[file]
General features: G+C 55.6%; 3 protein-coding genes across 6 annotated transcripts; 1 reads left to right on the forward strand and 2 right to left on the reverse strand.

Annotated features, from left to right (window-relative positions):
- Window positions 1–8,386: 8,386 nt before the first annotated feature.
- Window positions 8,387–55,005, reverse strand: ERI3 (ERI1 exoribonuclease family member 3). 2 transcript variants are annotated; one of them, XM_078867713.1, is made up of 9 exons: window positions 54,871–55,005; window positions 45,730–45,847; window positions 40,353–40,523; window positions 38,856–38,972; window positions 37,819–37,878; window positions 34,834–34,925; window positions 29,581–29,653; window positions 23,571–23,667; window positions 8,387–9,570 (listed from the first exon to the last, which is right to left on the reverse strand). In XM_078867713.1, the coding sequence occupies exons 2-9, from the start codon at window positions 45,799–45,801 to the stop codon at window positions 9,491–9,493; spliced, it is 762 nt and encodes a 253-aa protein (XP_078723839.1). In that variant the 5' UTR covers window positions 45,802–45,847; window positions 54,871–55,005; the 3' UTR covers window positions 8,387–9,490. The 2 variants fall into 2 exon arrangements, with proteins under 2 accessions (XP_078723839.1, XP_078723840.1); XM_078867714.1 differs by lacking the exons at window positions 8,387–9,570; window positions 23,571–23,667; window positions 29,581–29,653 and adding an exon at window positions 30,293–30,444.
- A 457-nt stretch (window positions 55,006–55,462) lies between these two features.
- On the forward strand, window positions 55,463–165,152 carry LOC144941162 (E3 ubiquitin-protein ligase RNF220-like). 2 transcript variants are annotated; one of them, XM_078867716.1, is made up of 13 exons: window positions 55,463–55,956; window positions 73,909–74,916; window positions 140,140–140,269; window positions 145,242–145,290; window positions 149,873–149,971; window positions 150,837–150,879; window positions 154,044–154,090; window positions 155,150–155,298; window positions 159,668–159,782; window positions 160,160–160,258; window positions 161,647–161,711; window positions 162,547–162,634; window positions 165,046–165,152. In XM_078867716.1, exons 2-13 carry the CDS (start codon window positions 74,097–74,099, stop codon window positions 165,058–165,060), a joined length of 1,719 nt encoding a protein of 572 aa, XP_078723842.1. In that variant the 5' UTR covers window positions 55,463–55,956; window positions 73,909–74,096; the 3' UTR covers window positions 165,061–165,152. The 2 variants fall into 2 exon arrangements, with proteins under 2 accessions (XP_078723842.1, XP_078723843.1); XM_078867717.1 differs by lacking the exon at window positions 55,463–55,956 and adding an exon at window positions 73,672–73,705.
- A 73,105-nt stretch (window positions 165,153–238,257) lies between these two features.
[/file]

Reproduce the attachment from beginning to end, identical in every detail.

General features: G+C 55.6%; 3 protein-coding genes across 6 annotated transcripts; 1 reads left to right on the forward strand and 2 right to left on the reverse strand.

Annotated features, from left to right (window-relative positions):
- Window positions 1–8,386: 8,386 nt before the first annotated feature.
- Window positions 8,387–55,005, reverse strand: ERI3 (ERI1 exoribonuclease family member 3). 2 transcript variants are annotated; one of them, XM_078867713.1, is made up of 9 exons: window positions 54,871–55,005; window positions 45,730–45,847; window positions 40,353–40,523; window positions 38,856–38,972; window positions 37,819–37,878; window positions 34,834–34,925; window positions 29,581–29,653; window positions 23,571–23,667; window positions 8,387–9,570 (listed from the first exon to the last, which is right to left on the reverse strand). In XM_078867713.1, the coding sequence occupies exons 2-9, from the start codon at window positions 45,799–45,801 to the stop codon at window positions 9,491–9,493; spliced, it is 762 nt and encodes a 253-aa protein (XP_078723839.1). In that variant the 5' UTR covers window positions 45,802–45,847; window positions 54,871–55,005; the 3' UTR covers window positions 8,387–9,490. The 2 variants fall into 2 exon arrangements, with proteins under 2 accessions (XP_078723839.1, XP_078723840.1); XM_078867714.1 differs by lacking the exons at window positions 8,387–9,570; window positions 23,571–23,667; window positions 29,581–29,653 and adding an exon at window positions 30,293–30,444.
- A 457-nt stretch (window positions 55,006–55,462) lies between these two features.
- On the forward strand, window positions 55,463–165,152 carry LOC144941162 (E3 ubiquitin-protein ligase RNF220-like). 2 transcript variants are annotated; one of them, XM_078867716.1, is made up of 13 exons: window positions 55,463–55,956; window positions 73,909–74,916; window positions 140,140–140,269; window positions 145,242–145,290; window positions 149,873–149,971; window positions 150,837–150,879; window positions 154,044–154,090; window positions 155,150–155,298; window positions 159,668–159,782; window positions 160,160–160,258; window positions 161,647–161,711; window positions 162,547–162,634; window positions 165,046–165,152. In XM_078867716.1, exons 2-13 carry the CDS (start codon window positions 74,097–74,099, stop codon window positions 165,058–165,060), a joined length of 1,719 nt encoding a protein of 572 aa, XP_078723842.1. In that variant the 5' UTR covers window positions 55,463–55,956; window positions 73,909–74,096; the 3' UTR covers window positions 165,061–165,152. The 2 variants fall into 2 exon arrangements, with proteins under 2 accessions (XP_078723842.1, XP_078723843.1); XM_078867717.1 differs by lacking the exon at window positions 55,463–55,956 and adding an exon at window positions 73,672–73,705.
- A 73,105-nt stretch (window positions 165,153–238,257) lies between these two features.